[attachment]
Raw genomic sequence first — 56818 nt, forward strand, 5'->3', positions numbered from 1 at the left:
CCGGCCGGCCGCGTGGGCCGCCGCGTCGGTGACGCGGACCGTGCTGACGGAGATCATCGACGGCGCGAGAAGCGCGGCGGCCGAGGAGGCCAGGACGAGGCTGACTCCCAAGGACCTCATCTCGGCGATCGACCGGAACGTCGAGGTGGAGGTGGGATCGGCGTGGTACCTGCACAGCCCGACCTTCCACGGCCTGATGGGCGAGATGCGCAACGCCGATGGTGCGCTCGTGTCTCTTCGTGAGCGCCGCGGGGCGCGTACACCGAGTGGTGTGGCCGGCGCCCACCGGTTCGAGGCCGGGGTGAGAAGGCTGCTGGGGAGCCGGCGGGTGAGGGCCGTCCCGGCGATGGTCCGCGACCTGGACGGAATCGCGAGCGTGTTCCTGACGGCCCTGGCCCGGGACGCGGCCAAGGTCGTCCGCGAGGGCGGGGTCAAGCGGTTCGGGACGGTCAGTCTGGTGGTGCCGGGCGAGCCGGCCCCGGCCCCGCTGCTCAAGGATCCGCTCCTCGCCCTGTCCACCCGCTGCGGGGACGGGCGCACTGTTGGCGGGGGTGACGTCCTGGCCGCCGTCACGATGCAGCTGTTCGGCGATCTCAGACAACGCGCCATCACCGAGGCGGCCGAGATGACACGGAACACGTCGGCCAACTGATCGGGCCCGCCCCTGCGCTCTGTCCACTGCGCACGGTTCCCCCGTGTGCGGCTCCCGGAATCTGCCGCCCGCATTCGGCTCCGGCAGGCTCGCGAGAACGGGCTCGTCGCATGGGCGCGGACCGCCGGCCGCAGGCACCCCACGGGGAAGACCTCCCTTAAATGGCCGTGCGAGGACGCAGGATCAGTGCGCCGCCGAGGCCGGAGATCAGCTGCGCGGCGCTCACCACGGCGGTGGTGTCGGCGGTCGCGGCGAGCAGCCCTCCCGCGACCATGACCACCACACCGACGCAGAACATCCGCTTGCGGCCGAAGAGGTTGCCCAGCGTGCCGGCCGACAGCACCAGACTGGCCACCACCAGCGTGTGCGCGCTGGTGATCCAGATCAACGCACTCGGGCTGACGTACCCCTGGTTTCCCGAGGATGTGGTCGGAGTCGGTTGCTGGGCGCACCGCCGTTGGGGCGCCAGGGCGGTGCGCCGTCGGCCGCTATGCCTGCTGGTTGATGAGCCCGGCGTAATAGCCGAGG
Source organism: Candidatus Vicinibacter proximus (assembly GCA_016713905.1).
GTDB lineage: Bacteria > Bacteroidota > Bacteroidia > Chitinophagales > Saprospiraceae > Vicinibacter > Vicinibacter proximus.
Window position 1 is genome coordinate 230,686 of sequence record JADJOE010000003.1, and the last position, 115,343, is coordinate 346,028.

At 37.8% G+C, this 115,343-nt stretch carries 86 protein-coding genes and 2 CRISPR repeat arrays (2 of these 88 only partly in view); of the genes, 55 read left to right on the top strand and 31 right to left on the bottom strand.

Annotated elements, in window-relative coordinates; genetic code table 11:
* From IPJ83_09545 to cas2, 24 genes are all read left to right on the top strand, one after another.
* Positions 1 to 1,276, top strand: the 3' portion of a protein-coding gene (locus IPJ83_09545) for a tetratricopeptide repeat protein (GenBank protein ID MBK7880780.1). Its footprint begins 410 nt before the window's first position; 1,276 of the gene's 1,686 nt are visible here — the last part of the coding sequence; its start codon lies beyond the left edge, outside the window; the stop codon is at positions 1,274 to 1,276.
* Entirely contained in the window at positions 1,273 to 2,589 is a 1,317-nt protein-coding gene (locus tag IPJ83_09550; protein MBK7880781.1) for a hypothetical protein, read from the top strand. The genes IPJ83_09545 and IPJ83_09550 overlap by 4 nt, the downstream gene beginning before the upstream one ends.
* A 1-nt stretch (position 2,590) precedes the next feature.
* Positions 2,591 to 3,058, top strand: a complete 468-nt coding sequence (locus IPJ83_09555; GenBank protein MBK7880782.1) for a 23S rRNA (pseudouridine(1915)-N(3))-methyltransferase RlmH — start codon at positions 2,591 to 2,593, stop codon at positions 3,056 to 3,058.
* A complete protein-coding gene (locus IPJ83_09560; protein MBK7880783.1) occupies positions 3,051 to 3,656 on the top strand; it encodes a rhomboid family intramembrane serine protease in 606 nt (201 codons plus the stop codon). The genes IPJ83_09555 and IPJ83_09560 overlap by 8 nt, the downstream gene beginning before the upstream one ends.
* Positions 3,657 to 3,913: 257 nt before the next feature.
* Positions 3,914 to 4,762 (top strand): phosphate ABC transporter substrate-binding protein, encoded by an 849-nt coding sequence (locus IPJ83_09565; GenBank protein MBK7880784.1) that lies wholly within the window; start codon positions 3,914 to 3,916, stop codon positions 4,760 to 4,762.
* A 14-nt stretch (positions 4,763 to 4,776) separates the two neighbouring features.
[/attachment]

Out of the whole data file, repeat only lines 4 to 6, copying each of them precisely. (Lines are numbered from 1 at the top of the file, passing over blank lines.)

GTDB lineage: Bacteria > Bacteroidota > Bacteroidia > Chitinophagales > Saprospiraceae > Vicinibacter > Vicinibacter proximus.
Window position 1 is genome coordinate 230,686 of sequence record JADJOE010000003.1, and the last position, 115,343, is coordinate 346,028.

At 37.8% G+C, this 115,343-nt stretch carries 86 protein-coding genes and 2 CRISPR repeat arrays (2 of these 88 only partly in view); of the genes, 55 read left to right on the top strand and 31 right to left on the bottom strand.